South Africa The presidents of South Africa, Mozambique and Zimbabwe signed a treaty Monday to create the world's largest wildlife reserve - a game park that will allow animals and visitors to roam across their shared borders.
But the Greater Limpopo Transfrontier Park, to eventually include 14,000 square miles of scrubby sunbaked bush, will be years in the making.
South African President Thabo Mbeki, speaking at the treaty signing in Mozambique, hailed it as a sign "that each passing day transforms the dream of an African Renaissance into reality."
The park remains years away: roads and lodges must be built, land mines removed, poaching controlled, politics and financing negotiated, and more than 20,000 villagers living inside the Mozambican section must be accommodated or relocated.
Efforts to restock the Mozambican side with wildlife, depleted during a lengthy civil war, have met partial success.
About 1,000 elephant, zebra, blue wildebeest, warthog, impala, water buck and giraffe have adjusted to their new surroundings. But a pack of male elephants crashed through the fence to return to South Africa's Kruger National Park soon after relocation.
"I can understand the haste to get the wonderful process going, but ... if (the) process is too hasty, then the end product, the park, will be jeopardized," said project consultant David Grossman.
Politicians and planners point to the big picture: ecotourism in the underdeveloped border region and new expanses for migrating wildlife.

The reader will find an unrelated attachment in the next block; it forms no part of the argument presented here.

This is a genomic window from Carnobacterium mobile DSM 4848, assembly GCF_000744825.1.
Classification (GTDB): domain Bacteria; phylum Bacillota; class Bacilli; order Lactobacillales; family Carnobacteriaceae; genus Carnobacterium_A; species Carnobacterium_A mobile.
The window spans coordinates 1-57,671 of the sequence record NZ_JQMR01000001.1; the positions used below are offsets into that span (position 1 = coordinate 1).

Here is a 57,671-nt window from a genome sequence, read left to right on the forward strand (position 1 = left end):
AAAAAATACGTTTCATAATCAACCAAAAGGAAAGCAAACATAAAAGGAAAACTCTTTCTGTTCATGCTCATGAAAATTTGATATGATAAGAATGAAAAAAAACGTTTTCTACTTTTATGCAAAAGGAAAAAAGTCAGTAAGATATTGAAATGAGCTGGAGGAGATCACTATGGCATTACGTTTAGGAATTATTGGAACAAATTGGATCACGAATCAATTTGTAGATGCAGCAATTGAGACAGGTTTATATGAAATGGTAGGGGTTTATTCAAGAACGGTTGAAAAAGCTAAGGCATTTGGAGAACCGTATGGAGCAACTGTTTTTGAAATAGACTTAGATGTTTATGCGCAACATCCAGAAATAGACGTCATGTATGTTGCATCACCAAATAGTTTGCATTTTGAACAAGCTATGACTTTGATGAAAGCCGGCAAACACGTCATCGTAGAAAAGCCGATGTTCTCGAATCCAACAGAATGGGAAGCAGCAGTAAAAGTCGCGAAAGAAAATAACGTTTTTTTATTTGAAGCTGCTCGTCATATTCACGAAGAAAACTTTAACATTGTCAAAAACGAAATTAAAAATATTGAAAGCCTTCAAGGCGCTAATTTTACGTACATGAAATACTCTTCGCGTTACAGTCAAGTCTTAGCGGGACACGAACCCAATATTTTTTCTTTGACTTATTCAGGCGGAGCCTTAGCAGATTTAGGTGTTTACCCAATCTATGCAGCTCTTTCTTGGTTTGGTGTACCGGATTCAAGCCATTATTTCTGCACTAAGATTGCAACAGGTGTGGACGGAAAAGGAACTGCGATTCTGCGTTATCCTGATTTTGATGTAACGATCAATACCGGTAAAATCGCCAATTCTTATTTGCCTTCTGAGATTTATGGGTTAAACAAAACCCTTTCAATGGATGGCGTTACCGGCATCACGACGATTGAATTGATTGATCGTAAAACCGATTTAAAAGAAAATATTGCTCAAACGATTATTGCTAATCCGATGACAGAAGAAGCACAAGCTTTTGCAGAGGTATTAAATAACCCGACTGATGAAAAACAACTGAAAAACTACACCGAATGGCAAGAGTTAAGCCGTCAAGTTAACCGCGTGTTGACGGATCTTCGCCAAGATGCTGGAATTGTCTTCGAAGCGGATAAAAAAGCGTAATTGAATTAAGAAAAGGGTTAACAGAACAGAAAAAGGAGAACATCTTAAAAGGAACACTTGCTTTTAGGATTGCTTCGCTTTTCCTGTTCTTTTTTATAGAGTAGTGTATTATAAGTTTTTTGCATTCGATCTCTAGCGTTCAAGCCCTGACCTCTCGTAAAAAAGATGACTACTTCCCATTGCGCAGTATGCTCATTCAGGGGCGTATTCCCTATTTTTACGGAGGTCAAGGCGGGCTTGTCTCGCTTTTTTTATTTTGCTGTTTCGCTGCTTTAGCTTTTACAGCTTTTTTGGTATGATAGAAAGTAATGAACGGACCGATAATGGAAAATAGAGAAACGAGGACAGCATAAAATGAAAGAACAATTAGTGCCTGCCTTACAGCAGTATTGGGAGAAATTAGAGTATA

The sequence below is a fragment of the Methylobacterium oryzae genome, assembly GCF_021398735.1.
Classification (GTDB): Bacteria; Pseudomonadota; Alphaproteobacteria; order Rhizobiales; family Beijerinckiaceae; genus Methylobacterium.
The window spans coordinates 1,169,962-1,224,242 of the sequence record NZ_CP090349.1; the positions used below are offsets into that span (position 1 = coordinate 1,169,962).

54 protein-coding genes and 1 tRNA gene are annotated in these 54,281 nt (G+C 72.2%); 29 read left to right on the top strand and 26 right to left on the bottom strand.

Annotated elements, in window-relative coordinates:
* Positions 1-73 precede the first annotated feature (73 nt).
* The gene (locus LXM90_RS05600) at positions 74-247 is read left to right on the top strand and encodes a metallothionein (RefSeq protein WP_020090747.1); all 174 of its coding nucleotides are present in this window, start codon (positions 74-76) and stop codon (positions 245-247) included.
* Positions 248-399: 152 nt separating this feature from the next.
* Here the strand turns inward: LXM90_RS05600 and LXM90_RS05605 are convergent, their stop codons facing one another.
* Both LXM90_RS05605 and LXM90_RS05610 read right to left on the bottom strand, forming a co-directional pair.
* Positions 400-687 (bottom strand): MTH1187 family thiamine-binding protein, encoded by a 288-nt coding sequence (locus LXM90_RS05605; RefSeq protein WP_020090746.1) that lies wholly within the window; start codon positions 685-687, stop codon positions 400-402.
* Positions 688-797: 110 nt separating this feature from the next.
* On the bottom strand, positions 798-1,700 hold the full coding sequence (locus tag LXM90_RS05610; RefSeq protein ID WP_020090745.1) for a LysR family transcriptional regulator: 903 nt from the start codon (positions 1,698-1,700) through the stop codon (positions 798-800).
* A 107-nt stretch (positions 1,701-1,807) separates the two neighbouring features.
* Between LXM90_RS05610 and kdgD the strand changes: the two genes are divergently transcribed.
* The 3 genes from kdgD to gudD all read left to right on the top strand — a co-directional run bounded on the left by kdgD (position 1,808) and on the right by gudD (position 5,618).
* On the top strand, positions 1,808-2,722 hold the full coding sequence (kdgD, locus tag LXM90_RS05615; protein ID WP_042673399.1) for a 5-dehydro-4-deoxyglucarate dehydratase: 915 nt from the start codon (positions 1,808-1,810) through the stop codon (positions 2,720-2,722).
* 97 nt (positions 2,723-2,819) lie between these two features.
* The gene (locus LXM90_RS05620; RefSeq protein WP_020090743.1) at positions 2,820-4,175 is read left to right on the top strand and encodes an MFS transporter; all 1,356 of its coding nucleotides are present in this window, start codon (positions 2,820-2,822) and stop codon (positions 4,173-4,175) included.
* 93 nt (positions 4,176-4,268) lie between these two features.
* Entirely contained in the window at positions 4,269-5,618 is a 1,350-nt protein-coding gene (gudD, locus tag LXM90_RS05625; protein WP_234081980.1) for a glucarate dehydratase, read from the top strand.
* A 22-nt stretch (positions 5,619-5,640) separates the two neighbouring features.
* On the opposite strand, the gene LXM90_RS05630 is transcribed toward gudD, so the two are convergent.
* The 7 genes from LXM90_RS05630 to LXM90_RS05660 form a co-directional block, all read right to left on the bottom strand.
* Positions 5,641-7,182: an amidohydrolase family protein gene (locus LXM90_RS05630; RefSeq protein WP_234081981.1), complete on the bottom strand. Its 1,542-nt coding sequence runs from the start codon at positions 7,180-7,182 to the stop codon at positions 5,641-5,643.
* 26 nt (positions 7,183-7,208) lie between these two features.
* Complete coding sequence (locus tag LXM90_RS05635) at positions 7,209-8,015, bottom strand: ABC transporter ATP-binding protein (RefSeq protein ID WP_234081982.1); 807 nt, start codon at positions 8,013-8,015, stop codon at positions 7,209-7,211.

The World Bank and German government are the main sponsors. The so-called peace park - about the size of Israel - will link South Africa's Kruger National Park with Limpopo Park in Mozambique and Gonarezhou National Park in Zimbabwe.
So far, most of the funds have gone to preparing the Mozambican side. Once the border fences are down, park officials say, the booming elephant population in Kruger Park will be free to roam to Mozambique - ending any need for culling. Endangered species, such as the roan antelope, could flourish.
The Zimbabwean side is to be linked to South Africa via a corridor, first for people and later for animals.
Park proponents hope it will serve as a model for 21 others planned across Africa. A transfrontier park linking the Kalahari across the borders of South Africa and Botswana opened recently.
Arrie van Wyk, project manager for the Mozambican park, said the park will allow animals currently confined by international borders to return to traditional migratory routes.
"There was an east-west migration of animals to the coast ... there was a lot of movement of animals. All of a sudden they are fenced in, there are people around, and they can't move around," said van Wyk.
The idea for the park dates to the 1930s, but planners say it could not have been carried out until now, with the end of both South Africa's racist apartheid regime and Mozambique's 16-year civil war.
The individual parks will still function independently, but issues of common interest - such as managing the flow of tourists who will cross international boundaries with a single visa - will be overseen by a joint management board.